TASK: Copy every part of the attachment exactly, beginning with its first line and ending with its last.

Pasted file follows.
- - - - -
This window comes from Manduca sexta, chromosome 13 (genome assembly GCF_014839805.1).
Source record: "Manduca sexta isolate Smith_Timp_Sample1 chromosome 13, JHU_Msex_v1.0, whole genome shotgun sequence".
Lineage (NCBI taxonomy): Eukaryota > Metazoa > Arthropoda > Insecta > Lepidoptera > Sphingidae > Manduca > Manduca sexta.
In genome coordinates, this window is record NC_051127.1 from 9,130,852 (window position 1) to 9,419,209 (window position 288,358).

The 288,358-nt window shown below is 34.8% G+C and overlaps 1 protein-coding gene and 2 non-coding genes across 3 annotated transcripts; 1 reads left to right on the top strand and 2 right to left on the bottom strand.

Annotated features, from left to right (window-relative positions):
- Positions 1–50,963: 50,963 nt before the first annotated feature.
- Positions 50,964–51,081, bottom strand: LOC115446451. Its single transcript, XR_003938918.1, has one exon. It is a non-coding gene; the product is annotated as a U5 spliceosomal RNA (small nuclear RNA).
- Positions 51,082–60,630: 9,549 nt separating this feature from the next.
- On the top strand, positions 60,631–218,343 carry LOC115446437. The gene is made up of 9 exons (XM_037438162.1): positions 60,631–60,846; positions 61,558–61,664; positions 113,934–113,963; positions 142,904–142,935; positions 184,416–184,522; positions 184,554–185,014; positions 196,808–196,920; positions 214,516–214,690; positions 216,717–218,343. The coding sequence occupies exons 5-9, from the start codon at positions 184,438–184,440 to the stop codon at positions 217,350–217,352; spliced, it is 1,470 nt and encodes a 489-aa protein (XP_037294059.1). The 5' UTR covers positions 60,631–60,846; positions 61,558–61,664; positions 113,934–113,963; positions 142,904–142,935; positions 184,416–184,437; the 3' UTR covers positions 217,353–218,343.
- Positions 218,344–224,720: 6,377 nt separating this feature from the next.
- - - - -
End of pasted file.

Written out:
This window comes from Manduca sexta, chromosome 13 (genome assembly GCF_014839805.1).
Source record: "Manduca sexta isolate Smith_Timp_Sample1 chromosome 13, JHU_Msex_v1.0, whole genome shotgun sequence".
Lineage (NCBI taxonomy): Eukaryota > Metazoa > Arthropoda > Insecta > Lepidoptera > Sphingidae > Manduca > Manduca sexta.
In genome coordinates, this window is record NC_051127.1 from 9,130,852 (window position 1) to 9,419,209 (window position 288,358).

The 288,358-nt window shown below is 34.8% G+C and overlaps 1 protein-coding gene and 2 non-coding genes across 3 annotated transcripts; 1 reads left to right on the top strand and 2 right to left on the bottom strand.

Annotated features, from left to right (window-relative positions):
- Positions 1–50,963: 50,963 nt before the first annotated feature.
- Positions 50,964–51,081, bottom strand: LOC115446451. Its single transcript, XR_003938918.1, has one exon. It is a non-coding gene; the product is annotated as a U5 spliceosomal RNA (small nuclear RNA).
- Positions 51,082–60,630: 9,549 nt separating this feature from the next.
- On the top strand, positions 60,631–218,343 carry LOC115446437. The gene is made up of 9 exons (XM_037438162.1): positions 60,631–60,846; positions 61,558–61,664; positions 113,934–113,963; positions 142,904–142,935; positions 184,416–184,522; positions 184,554–185,014; positions 196,808–196,920; positions 214,516–214,690; positions 216,717–218,343. The coding sequence occupies exons 5-9, from the start codon at positions 184,438–184,440 to the stop codon at positions 217,350–217,352; spliced, it is 1,470 nt and encodes a 489-aa protein (XP_037294059.1). The 5' UTR covers positions 60,631–60,846; positions 61,558–61,664; positions 113,934–113,963; positions 142,904–142,935; positions 184,416–184,437; the 3' UTR covers positions 217,353–218,343.
- Positions 218,344–224,720: 6,377 nt separating this feature from the next.